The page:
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page 48 5EditorialPublishing Director Liz AgostiniManaging Editor Nadia Cameron Deputy Editor Antony Reeve-CrookStaff Writers James Barrett Mike TrudeaudigitalOnline Editor Sarah O'DonnellAdvertising Manager Jamie LininSubScriptionSMarketing Manager Christopher LynasCirculation Executive Tim Pardingtonproduction & dESign Production Manager Luke SpaldingDesigner Sarah GarlandProduction Assistant Julia Ball contact uSSubscriptions 020 8971 8268Editorial 020 8971 8292Sales 020 8971 8265 Production 020 8971 8272Published by Mash Media 4th Floor, Sterling House6-10 St George's Road London SW19 4DPTel: +44 (0)20 8971 82821 year's subscription cost is UK £95+VAT p/a Europe £112+VAT ROW £130+VAT.Views expressed are not necessarily those of the publishers. No part of this publication may be reproduced without the express written permission of the publishers.Printed by Pensord Press Ltd. ugust is generally a quiet time in the UK exhibition market as staff take the opportunity to head off for summer holidays with the kids over the school break. Nevertheless, EN still managed to find plenty of fodder for our September issue. In particular, two sensitive stories crossed over the EN news desk, which I believe raise significant questions about who owns ideas and information as well as how organisers conduct themselves. One of these reports is the cancellation of Evisstar's ItSpa exhibition in Turkey following legal proceedings against the company by Reed Exhibitions (page 8). Understandably, both sides were reluctant to comment on specifics, but EN understands the legal proceedings were prompted by the ItSpa concept and its proximity to Reed's portfolio. It's an interesting debate and triggers all sorts of questions about who owns an idea, for how long, and how much past experience individuals can rely on to launch a new show themselves. On our front page this month, we've also reported on allegations made by two website designers against MyWorldOfExpo for breaches of copyright. Both companies quoted in this magazine claim to have suffered commercial damage as a result of MyWorldOfExpo's actions. However, they both also called on organisers and the industry as a whole to better support innovation in the contractor market. Innovation takes investment - both time and money - and organisers should support those investing. In order to ensure suppliers continue to improve products and services available for exhibitions, organisers need to recognise the importance of innovation and make allowances for them. With average visitor numbers declining, we should embrace every opportunity we can to improve the exhibitor and visitor experience.In fact, taking responsibility is a major theme of this month's issue. In our technology report for example, a major question arises of who is responsible for ensuring reliable Wi-Fi services at shows (page 31). It's not an easy thing to answer given all the stakeholders influencing this service and its use. On the one hand, you could argue venues, being the infrastructure providers, are responsible for getting sufficient wireless Internet connectivity to exhibitors and show organisers on the show floor. But it's clearly not that simple. An influx of smartphones and Wi-Fi enabled devices used by exhibitors and visitors has placed additional pressure on Wi-Fi services as a whole. Even if venue infrastructure is improved, organisers and suppliers still need to enforce exhibitor behaviour and charges to ensure the official services are used effectively. What is great to hear is that there is a group committed to not only debating the issue, but also searching for a solution. After meeting for an initial forum at the Event and Exhibiting Show, representatives from the venue, organiser and supplier markets agreed to form a technical working group under the ESSA banner to look into what each side of the industry can do to improve Wi-Fi services for all. I hope this group can find a way forward because Internet access is a critical service that needs to be provided to everyone to ensure they have the best show experience possible. Lead generation, exhibitor presentations and visitor interaction increasingly depend on having connectivity. What we can't do is bury our heads in the sand about this anymore. We should embrace every innovation to improve the exhibitor and visitor experienceNADIA CAMERON MANAGING EDITORncameron@mashmedia.netBEING HELD ACCOuNTABLEa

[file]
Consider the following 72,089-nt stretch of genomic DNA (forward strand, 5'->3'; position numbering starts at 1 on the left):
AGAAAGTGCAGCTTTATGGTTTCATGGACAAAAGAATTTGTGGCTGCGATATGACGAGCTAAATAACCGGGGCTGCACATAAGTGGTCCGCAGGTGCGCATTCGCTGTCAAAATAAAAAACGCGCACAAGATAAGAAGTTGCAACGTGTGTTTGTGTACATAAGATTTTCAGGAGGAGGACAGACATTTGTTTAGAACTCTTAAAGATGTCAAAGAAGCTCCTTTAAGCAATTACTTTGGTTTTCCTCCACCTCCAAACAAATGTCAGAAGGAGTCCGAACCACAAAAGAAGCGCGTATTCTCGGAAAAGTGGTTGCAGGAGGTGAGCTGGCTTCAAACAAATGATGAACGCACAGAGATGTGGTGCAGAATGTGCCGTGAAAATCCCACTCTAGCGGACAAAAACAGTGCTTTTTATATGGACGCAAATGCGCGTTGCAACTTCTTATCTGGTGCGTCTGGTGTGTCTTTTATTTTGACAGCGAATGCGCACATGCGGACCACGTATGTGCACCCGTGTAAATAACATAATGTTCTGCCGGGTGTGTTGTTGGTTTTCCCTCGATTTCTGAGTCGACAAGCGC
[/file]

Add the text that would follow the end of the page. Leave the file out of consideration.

newsSeveral exhibition organisers have reported their half-yearly results showing strong international performances.Reed Exhibitions claimed results across mature and emerging markets and significant launch activity as highlights during its first half. The publishing and events company's exhibition business reported revenue of £368m for the six months to 30 June 2011, down four per cent year-on-year. Excluding impact of biennial show cycling, underlying revenues were up 10 per cent, the company claimed. Adjusted operating profits across exhibitions came in eight per cent lower (£113m). "Strong growth was seen in annual events in developed markets and particularly in emerging markets," Reed stated. In Europe, underlying revenues excluding cycling were up seven per cent. The US business reported a 14 per cent revenue rise with growth buoyed by the JCK, National Hardware and ISC West shows. Other strong performers included World Future Energy Summit in the Middle East, the Brasilplast plastics show and Feimafe machine tools show in Brazil, and the Sino Corrugated Shanghai packaging show in China. Informa meanwhile, ran 25 new exhibitions in the first six months of its financial year contributing to a stronger revenue and profits result. The organiser chalked up group revenues of £634.8m in the six months to 30 June 2011, up 3.1 per cent from £624m year-on-year and excluding the IPEX quadrennial show. Pre-tax earnings were also up from £164.7m to £170.4m, while pre-tax profits hit £66.5m, an increase of £100,000 on the first half of 2010. Events and training contributed 48.5 per cent of revenue, or £308.1m, over the six-month period representing an increase of £4m year-on-year. The organisers claim growth is backlarger events underpin our confidence around our full-year outlook," Informa CEO Peter Rigby said.At DMG Events, underlying revenues contributed £26m to its parent's half-year revenues, according to an interim statement from media company Daily Mail and General Trust (DMGT). The reported underlying revenue to 2 July 2011 represents a 17 per cent increase year-on-year. In contrast, reported revenue for DMG Events fell 12 per cent due to the absence of the biennial Global Petroleum Show and the impact of exchange rates. Total underlying revenues for DMGT were £495m, up two per cent year-on-year. This means events now account for just over five per cent of the group's total revenue. The company also reported that bookings for its August New York International Gift Fair are currently higher than last year. "Trading in the third quarter was mixed. There was continuing strength in B2B from our international portfolio of market-leading businesses with all divisions performing in line with our expectations," said DMGT chief executive Martin Morgan. "In contrast, conditions within our consumer businesses have been tough with advertising revenue weak over the quarter. "We still expect to achieve some growth in earnings per share for the full financial year." copyright allegations made against myworldofexpofurther with the technical team and required time to investigate the matter in depth. In a bid to combat further intellectual property disputes, ASP has since joined the Anti Copying In Design (ACID) association. ACID has assisted members to win over 450 settlements to-date around alleged design and code theft."Our estimate is that third-party copying has easily cost us £300,000 in business," Coole continued. "We welcome new innovation and competitors - they only make the industry better - however it has to be ethically and legally done."For a long time we have been quiet on this issue, however now this has spread to other suppliers we felt we had to speak out."Showplans' Jones claimed that associations should do more to look after industry players."Companies that ignore intellectual property rights and copyright laws Upper street events is working with The neC to install a permanent mountain-bike track in time for this year's Cycle show in Birmingham. The venue and organiser are splitting the cost of the project, aiming to entice visitors both to the October show and The neC in general. The 1km track starts off in the hall and passes over the car park and into the neighbouring forest, where visitors will have to navigate turns, jumps and slopes before following the twisting path back into the venue. 1km6't only damage the contractors they are copying, they also throttle the evolution of the industry," he claimed. "Making the exhibition industry aware of rogue companies like MyWorldOfExpo would be a step in the right direction."If the consequence of their actions outweighs the risk, this may be enough of a deterrent to stop copyright infringements happening again, or at least make these contractors think twice."?P1Visit our website for more of the latest industry newsCyCle traCksthankfully the situation calmed down when onlineit did. it would've been a huge disappointment to the public and devastating to those who worked on the event- Clarion Events group show director Nicola Gunstone outlines why the organiser nearly cancelled the first Big Screen event in collaboration with Empire film magazine following the London riots. The event was held at The O2.division's adjusted operating profits were also up by £3.9m to £59.5m. According to Informa, growth stemmed from 25 new exhibitions, acquisitions and increased delegate and exhibitor numbers. Twenty-two per cent of Informa's events revenue now comes from emerging markets. "While many global growth indicators remain a concern for a sustained economic recovery, the resilience of our publishing activities and